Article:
Selenium

Like iodine, selenium is important for good thyroid function. It assists the conversion of inactive thyroid hormone T4 to the active thyroid hormone, T3. It also helps one of our important antioxidants (glutathione peroxidase) keep polyunsaturated acids in our cell membranes from getting oxidized (rancid). Most adults need about 55 mcg of selenium daily. The best food source of selenium is Brazil nuts, which contains about 544 mcg of selenium per ounce.

Iodine

Iodine deficiency can be a big problem because iodine is critical for the thyroid to work as it should, and the thyroid affects more than you think: your energy, metabolism, body temperature, growth, immune function, and brain performance (concentration, memory, and more). When it’s not functioning properly, you can feel very depressed, among other things. You can get iodine by using an iodine-enriched salt, or by eating dried seaweed, shrimp, or cod. I take a kelp supplement every morning because I have hypothyroidism. The daily recommend amount of iodine for most adults is about 150 mcg.

Uncommon Scents – The Nose Knows…..

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Screen Shot 2015-10-24 at 9.49.38 AMThe sense of smell  is an ancient sense. All living things, from single-celled bacteria to the most accomplished hound dog, can detect chemicals in their environment. Odors are molecules, after all, and olfaction is just the vertebrate version of chemical sensing.  I have a particularly sensitive olfactory system.  It isn’t that I can detect scents that other people can’t detect.  It’s that scents tend to have a greater affect on me.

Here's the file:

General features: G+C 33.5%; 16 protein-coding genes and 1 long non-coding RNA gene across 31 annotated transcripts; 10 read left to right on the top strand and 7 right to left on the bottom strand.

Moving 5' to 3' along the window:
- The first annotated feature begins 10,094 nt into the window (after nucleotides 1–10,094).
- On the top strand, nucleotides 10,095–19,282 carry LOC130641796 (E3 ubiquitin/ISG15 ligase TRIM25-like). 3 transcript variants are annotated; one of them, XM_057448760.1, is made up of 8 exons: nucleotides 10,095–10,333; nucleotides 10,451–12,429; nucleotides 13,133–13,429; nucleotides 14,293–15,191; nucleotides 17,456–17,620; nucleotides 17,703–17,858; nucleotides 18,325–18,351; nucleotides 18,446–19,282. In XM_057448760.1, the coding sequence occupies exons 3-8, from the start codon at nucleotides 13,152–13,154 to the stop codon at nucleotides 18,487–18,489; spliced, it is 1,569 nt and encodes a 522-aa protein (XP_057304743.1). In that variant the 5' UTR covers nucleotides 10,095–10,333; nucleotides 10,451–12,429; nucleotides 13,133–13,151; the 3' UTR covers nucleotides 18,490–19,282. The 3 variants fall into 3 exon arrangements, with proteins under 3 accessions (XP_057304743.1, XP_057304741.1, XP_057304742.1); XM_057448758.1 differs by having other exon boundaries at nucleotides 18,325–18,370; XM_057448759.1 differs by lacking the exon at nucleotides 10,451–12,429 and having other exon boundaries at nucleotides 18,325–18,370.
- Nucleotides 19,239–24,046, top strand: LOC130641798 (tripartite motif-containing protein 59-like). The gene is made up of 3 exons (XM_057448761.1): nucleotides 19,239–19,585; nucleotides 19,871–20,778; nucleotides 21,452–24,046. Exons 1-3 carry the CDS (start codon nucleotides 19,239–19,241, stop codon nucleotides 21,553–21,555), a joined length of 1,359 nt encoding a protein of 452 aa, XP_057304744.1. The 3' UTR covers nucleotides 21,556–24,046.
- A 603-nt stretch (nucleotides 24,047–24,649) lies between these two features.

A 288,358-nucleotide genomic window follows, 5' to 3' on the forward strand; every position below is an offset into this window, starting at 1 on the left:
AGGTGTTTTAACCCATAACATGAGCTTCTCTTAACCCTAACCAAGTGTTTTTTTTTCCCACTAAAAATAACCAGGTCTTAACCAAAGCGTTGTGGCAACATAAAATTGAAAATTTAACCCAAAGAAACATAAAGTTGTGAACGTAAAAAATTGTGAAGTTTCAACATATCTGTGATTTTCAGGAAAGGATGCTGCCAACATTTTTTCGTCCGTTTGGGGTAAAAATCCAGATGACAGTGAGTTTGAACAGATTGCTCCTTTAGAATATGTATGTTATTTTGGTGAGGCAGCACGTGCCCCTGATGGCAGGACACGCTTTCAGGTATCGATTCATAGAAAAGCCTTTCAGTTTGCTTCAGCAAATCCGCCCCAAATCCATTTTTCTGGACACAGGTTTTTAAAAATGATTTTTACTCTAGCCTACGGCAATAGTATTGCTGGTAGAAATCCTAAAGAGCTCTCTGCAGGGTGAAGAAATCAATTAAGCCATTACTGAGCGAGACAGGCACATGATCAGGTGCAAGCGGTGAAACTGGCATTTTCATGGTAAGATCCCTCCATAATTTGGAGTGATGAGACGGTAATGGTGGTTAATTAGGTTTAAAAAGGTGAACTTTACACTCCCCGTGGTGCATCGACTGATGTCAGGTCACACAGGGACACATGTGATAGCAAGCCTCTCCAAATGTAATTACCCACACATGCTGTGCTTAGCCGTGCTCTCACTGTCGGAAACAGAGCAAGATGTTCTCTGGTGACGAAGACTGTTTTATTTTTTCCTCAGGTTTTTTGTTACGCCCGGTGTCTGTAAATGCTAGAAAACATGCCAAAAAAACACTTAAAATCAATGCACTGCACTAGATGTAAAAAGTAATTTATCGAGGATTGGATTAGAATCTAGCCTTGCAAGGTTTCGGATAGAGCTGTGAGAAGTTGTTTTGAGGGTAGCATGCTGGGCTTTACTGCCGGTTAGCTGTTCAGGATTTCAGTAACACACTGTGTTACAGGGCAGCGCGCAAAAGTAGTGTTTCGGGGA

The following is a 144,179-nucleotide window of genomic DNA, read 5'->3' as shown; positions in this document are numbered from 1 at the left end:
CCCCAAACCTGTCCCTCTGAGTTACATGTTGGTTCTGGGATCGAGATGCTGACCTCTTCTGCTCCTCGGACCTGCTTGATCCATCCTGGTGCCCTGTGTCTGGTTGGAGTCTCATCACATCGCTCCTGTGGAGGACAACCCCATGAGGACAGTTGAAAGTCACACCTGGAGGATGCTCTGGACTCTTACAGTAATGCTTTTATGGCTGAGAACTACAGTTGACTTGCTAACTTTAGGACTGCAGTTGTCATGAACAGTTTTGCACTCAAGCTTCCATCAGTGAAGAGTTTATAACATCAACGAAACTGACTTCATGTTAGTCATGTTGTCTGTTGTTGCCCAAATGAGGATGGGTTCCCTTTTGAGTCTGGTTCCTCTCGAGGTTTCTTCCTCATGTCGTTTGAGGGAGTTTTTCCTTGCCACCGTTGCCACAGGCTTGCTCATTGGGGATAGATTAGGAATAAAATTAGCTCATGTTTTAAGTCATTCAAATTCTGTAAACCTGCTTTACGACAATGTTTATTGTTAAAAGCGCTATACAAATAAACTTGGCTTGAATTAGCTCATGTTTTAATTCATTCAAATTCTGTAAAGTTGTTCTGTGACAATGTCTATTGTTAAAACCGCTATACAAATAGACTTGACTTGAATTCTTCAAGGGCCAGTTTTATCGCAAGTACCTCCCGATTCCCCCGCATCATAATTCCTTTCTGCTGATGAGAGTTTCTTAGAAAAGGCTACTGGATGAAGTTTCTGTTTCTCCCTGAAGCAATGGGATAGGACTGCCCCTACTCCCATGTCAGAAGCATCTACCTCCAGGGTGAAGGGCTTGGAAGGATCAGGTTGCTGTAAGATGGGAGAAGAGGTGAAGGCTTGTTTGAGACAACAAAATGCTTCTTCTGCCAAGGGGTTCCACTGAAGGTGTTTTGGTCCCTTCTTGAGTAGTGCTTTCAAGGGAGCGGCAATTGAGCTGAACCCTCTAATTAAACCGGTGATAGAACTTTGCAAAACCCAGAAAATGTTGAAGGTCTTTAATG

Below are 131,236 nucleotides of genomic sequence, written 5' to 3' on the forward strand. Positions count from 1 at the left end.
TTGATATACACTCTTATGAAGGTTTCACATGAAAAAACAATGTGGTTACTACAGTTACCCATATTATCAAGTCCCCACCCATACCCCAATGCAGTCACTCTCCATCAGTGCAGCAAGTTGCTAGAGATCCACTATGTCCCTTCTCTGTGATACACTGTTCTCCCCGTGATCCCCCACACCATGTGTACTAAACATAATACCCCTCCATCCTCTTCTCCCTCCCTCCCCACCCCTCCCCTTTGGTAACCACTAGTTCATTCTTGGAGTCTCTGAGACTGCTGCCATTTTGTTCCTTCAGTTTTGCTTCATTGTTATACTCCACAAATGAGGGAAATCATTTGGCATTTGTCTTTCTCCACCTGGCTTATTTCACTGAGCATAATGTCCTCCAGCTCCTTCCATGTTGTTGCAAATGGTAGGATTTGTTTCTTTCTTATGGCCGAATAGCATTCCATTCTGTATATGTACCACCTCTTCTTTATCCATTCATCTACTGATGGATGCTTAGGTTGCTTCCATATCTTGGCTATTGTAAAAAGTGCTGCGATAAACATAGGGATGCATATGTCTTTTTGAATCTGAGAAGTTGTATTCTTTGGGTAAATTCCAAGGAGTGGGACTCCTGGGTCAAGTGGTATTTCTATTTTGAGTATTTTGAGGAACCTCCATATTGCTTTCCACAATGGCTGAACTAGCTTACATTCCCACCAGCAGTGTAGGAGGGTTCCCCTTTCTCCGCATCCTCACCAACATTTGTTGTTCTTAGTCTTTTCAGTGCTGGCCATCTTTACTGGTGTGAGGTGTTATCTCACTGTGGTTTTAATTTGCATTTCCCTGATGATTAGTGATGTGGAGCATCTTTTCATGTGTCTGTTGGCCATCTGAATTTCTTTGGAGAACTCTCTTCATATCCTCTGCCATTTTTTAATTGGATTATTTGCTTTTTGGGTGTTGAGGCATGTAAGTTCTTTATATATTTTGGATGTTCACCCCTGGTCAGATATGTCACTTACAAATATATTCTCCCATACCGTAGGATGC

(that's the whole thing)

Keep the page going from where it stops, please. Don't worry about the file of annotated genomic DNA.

Our sense of smell is distinct from our other senses.  We are able to  create rich descriptions for our favorite objects by expressing their colors or shapes or sizes or  textures. Sounds, we can describe, by talking about their volume, pitch and tone. Yet it’s almost impossible to describe a scent without comparing it to another familiar aroma. Our sight, taste and hearing come from  “sensory memos”  that are delivered straight to the part of the brain called the thalamus,  and from there out to the primary sensory cortices. But sents winds its way through other brain regions, including the centers for memory and emotion, before reaching the thalamus.

When I was studying neuroscience, we learned that none of our senses reaches our consciousness without first passing through the thalamus.  Where scents are concerned,  you have all this basic brain processing before you have conscious awareness of what they smell like. An assortment of internal and external factors influences how we perceive a particular scent.  For instance, sweet smells can reduce pain by activating the brain’s opoid systems.   So…if the next time you have a nagging headache caused by tension or other minor causes, you make a point of going out for coffee at your favorite bakery, you might quickly discover the headache going away as the fragrances of freshly baked cookies waft through your nostrils and up to your brain.